Doctor Who #661: Terror of the Vervoids Part 3

"You're hardly mistakable in that outfit."
TECHNICAL SPECS: First aired Nov.15 1986 as The Trial of a Time Lord Part 11.

The Vervoids revealed in all their, uhm, glory.

REVIEW: So yes, we finally see the Vervoids in the light of day, and a legend is born. The legend of Doctor Who's rudest ever monster. Somehow, the design team made them look like every possible human sexual organ at once. There's no skirting around that fact. I'm sorry. You'd think a creature otherwise covered in leaves would have a little of Adam and Eve's post-apple modesty, but no. Striking and memorable, but, y'know. Somehow, that's not the most objectionable element of the episode. It's not the music either, though it tries hard to draw my ire. No, and I'm sure you guessed it, it's the damn court scenes that continue to irritate me. I must sound like a broken record, but we get another example of the Matrix "lying", which just makes the Inquisitor look stupid. Does anyone REALLY believe the Doctor chopped up the communications console with  an axe? He would have had no reason to do so, and the Valeyard's desperate attempt to make the court suspect the Doctor is the mysterious murderer is complete ridiculous. Worse is that the Inquisitor entertains the notion. Worst is that it attracts attention to the fact the Matrix seems to purposefully hide the killer's identity as if it cares about suspense.

These pauses might be welcome if the cast of characters wasn't very interesting, but that's not the case. I love how the Commodore calls Rudge on being a rubbish security chief, what with everyone dying and going missing with no suspect in sight despite the limited pool of possible culprits. Lasky's wish to move science forward and potentially cement her place in history is typical "science-gone-wrong" plotting for Doctor Who, but for once, she's not the villain per se. Instead, it's Bruchner, a scientist on her team, who decides they shouldn't be playing God and is ready to destroy the ship to make sure the Vervoids don't reach Earth and infect us all with their pollen. So is the "hero" doing all those villainous things, or is there yet another party causing trouble? I mean, Bruchner has no reason to put Mel in the pulverizer, does he?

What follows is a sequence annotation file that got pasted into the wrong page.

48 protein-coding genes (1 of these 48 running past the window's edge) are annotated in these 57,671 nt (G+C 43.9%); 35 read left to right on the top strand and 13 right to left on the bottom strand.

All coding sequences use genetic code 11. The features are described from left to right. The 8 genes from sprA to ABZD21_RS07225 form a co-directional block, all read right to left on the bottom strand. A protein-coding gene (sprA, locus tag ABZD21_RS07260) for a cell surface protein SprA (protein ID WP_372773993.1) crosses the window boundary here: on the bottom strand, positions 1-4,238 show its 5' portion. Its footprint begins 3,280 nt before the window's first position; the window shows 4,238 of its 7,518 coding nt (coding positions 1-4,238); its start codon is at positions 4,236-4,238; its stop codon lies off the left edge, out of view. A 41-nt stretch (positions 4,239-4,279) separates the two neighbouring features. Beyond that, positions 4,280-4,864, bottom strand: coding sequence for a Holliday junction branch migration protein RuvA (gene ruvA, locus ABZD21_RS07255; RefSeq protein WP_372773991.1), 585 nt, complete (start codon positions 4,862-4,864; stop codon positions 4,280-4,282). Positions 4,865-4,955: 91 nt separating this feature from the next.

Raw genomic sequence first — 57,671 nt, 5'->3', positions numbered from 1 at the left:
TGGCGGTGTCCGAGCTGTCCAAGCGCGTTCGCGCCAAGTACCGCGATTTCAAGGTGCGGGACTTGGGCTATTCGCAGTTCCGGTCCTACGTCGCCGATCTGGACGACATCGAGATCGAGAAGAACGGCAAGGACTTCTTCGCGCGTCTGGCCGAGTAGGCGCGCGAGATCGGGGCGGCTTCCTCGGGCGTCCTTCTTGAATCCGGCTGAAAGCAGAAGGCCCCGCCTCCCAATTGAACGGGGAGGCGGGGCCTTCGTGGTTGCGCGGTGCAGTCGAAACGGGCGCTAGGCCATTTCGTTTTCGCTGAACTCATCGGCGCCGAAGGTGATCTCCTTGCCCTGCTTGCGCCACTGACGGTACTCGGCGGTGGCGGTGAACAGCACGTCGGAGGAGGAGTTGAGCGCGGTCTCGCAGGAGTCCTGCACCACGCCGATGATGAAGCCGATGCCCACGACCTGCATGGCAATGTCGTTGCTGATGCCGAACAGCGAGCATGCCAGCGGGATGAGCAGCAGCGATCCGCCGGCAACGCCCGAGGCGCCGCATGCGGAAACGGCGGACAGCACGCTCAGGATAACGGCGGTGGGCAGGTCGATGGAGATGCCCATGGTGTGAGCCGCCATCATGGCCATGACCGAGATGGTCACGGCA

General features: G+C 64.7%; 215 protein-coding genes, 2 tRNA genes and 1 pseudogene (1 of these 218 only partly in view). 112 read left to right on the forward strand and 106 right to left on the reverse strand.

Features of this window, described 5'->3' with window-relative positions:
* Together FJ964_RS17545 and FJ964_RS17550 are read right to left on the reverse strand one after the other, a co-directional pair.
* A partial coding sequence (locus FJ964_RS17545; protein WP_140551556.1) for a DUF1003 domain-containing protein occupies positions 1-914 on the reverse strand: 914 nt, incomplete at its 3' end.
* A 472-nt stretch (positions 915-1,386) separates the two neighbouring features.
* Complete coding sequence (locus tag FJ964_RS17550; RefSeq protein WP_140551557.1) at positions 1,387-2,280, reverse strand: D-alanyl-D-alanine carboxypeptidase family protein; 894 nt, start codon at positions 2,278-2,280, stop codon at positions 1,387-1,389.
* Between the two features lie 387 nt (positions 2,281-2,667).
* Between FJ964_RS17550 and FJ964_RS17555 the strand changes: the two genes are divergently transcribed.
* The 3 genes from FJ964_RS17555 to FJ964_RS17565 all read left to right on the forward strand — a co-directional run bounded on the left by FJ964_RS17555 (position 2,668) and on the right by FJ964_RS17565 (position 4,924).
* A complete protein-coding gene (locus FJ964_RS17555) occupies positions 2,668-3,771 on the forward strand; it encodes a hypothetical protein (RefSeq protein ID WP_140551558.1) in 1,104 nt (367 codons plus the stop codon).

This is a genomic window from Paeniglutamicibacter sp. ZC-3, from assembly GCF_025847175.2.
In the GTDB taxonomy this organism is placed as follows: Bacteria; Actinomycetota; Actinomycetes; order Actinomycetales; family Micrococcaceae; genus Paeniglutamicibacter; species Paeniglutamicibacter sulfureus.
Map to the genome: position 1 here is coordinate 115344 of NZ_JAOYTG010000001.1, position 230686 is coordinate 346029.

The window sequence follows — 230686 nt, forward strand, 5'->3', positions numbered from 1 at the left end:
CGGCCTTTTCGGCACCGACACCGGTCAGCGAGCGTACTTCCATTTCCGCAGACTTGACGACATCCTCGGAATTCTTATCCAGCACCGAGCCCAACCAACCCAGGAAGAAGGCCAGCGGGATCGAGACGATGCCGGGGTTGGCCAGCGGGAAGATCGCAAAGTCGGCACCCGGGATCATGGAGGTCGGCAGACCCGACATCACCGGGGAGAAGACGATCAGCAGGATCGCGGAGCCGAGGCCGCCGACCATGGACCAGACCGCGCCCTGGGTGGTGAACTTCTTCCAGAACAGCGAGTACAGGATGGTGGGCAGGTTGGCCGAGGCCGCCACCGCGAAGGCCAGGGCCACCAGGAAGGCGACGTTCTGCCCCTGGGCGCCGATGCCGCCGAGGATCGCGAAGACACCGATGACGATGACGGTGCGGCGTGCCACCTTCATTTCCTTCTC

In terms of mystery, there's certainly plenty, and there could definitely be more than one culprit about (+ the Vervoids). Maybe the fact Lasky is reading Murder on the Orient Express is a clue/reference to that. And there's certainly some thriller elements to go with that - Mel in a bin heading for cremation, a cool black hole to steer the ship into (the effect is scientific nonsense, but I'm reminded of the one in The Impossible Planet), Janet having to return to her room to change out of her stained uniform being a fake-out for a Vervoid surprising Mel in there. What I'm saying is, this is a perfectly pleasant space opera murder mystery which I hate cutting away from for tedious courtroom scenes.

VERSIONS: A deleted scene (or deleted effect, really) on the DVD shows the trash getting vented out of the ship, and an alternate ending that puts the cliffhanger a few seconds later as the ship turns towards the black hole.

- Courtroom nonsense drags down a fun and convoluted mystery thriller. The Vervoids are awful, but I can stand a little kitsch.



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